Exercise is important not only for your physical health, but also for your mental health and wellbeing. Exercise has many benefits, stimulating the release of numerous different chemicals that can help improve your mood. It can also help to improve memory and focus, increasing connections between the nerve cells in your brain, which can also protect it from disease.
Exercise can help to provide numerous different benefits for the mind, stimulating the release of endorphins that help to both improve your mood and your ability to concentrate. It can help people to get a better night’s sleep, make you feel more energised, and even strengthen both emotional and physical resistance (i.e. relapsing and immunity).
When faced with mental illness, many people resort to unhealthy coping methods, such as drugs and alcohol. Exercising can help those suffering with their mental health to cope with their struggles in a healthy, and more productive way. It can help to alleviate the suffering associated with such mental aliments as anxiety and depression, whilst also helping to improve your body’s physical health.
Exercise to Reduce Anxiety
Exercise is known to effectively alleviate feelings of anxiety. It helps to relieve tension and release endorphins which can enhance your mood.
Anxiety is something that many people suffer from at some point in their lives. It can reduce a person’s ability to focus, cause difficulties sleeping, and ultimately lead to low wellbeing and quality of life. Exercise can help to alleviate these symptoms, helping to promote a regular sleeping pattern and subsequently help to reduce sleep deprivation.
By exercising regularly, people can help to alleviate anxiety, not only through the release of endorphins and relieving of tension, but also through practising mindfulness. By paying attention to your body during exercise, the feeling of your feet as they hit the ground, your breath, and the movement of your arms and legs, you can interrupt the thoughts that may be contributing to the anxiety, and bring yourself into the present moment.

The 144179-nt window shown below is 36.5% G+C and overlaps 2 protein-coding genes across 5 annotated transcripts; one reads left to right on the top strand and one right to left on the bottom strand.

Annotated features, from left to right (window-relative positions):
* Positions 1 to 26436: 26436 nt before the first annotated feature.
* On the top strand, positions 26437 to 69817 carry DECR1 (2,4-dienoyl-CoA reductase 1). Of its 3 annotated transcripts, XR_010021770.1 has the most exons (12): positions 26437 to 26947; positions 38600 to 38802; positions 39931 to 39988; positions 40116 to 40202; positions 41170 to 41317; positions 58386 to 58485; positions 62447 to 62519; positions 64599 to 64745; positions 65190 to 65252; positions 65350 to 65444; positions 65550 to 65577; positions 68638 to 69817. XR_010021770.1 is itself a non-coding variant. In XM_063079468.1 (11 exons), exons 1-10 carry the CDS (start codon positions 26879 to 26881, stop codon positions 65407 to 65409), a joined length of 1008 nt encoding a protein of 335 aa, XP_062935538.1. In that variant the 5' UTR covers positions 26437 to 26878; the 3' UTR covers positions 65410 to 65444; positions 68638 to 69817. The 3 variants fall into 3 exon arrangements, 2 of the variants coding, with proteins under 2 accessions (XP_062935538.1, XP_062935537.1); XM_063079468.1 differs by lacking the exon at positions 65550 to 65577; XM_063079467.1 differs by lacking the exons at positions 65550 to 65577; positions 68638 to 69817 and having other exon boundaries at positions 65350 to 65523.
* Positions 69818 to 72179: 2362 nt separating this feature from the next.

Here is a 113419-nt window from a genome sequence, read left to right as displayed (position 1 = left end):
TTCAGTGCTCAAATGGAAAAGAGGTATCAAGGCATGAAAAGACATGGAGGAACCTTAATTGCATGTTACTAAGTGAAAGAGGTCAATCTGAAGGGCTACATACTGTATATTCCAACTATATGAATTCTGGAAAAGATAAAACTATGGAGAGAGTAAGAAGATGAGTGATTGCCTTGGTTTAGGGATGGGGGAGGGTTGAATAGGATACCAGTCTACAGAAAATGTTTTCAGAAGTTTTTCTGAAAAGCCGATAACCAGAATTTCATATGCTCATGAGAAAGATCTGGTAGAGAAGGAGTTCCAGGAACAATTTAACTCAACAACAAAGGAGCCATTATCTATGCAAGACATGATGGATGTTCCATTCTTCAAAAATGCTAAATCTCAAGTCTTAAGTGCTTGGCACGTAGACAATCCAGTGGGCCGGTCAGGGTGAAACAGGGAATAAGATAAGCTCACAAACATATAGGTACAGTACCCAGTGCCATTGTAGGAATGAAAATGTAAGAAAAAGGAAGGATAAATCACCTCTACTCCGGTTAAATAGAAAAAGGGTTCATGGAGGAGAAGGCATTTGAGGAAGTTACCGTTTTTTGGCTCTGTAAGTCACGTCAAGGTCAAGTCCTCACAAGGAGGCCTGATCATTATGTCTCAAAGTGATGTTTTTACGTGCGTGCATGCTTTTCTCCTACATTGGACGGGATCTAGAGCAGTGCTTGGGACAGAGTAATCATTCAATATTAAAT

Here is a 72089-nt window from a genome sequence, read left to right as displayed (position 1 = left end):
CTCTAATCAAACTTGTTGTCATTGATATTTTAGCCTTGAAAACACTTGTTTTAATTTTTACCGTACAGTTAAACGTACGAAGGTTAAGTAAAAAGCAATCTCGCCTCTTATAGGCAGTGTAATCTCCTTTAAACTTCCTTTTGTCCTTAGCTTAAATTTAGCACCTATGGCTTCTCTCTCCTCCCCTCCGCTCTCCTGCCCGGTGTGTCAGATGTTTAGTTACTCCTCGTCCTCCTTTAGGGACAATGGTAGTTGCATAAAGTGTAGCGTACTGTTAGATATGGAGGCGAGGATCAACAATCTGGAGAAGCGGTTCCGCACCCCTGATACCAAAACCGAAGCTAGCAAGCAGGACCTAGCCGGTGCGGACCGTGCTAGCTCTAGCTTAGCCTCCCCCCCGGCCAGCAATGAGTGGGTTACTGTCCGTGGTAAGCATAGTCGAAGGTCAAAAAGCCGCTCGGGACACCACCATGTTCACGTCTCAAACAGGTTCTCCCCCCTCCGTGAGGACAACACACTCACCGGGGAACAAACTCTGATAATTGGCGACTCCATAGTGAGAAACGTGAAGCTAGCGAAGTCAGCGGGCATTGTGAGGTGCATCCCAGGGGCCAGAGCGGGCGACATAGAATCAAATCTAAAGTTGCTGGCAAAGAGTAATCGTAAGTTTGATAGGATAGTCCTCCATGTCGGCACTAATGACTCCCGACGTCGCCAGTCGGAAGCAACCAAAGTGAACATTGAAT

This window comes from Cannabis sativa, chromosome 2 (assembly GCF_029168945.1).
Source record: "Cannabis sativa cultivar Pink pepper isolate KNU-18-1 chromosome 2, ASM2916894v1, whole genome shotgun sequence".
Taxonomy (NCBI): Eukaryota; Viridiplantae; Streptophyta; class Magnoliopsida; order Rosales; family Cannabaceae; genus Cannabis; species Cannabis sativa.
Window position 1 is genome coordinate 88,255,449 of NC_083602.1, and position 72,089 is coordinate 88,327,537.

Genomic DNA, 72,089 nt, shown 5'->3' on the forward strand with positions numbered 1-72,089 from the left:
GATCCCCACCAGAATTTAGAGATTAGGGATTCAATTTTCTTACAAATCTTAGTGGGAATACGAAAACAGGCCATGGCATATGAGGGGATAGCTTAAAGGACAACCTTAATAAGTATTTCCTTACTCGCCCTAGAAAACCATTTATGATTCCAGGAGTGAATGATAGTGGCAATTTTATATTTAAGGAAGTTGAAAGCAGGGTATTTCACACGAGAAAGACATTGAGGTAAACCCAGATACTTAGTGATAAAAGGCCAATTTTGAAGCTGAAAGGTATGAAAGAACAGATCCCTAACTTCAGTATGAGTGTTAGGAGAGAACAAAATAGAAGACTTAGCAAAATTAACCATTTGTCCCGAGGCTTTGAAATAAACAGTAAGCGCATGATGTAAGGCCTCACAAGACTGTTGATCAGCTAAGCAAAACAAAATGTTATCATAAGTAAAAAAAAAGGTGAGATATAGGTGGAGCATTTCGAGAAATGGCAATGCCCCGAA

By practising mindfulness in this way, those suffering from anxiety can help to alleviate their suffering, giving them a break from their negative thoughts, and focusing peacefully on the here and now.
Exercise to Reduce Depression
For those suffering with depression, incorporating regular exercise into the daily routine may help to reduce this. Exercising can promote multiple different healthy changes throughout the brain, some of the main ones including the following:
- Reducing inflammation
- Promoting neural growth
- Releasing endorphins
- Releasing serotonin
These changes can help to improve the mental health and wellbeing of those suffering from depression, boosting mood and energising the mind.
As with anxiety sufferers, those with depression may also benefit from practising mindfulness when exercising. Focusing on the breath, the pace of your steps and your body’s movement during exercise can give you a break from the negative thoughts circulating in the mind, and bring you into the present, rhythmical, and often peaceful moment.
Physical Benefits of Exercise
The physical benefits of exercise also have an impact on mental health and overall wellbeing, not just in potentially improving your self-image, but also in reducing the risk, and thereby the stress and anxiety, that can be associated with physical and mental illness. Exercise can help people who have suffered from a stroke to recover, helping them to improve their movement and abilities whilst also helping to reduce the mental anguish associated with this.
Exercise can reduce the risk of various different illnesses, such as the following:
- Heart disease
- Lung disease
- High blood pressure
It helps to strengthen the body, both mentally and physically, which can make it more resilient and reduce the risk of both mental and physical illnesses from arising. In order to see the full benefits of exercise, it’s important to do it regularly, maintaining the body’s health and promoting sustained overall wellbeing.
How Much Exercise Is Needed?
The NHS has set out a guide on the amount of exercise people should do a day, based on their age. For those between the ages of 19 to 64, the NHS recommends that physical activity should be done every day, strengthening activities (working the major muscles) at least twice a week, and 150 minutes of “moderate intensity activity” (or 75 minutes of “vigorous intensity activity”) every week.
It’s important not to push yourself too far with exercise, as you may end up hurting yourself. Introducing exercise safely into your daily routine can ensure your enjoyment of it, and make you more likely to stick with it in the long run.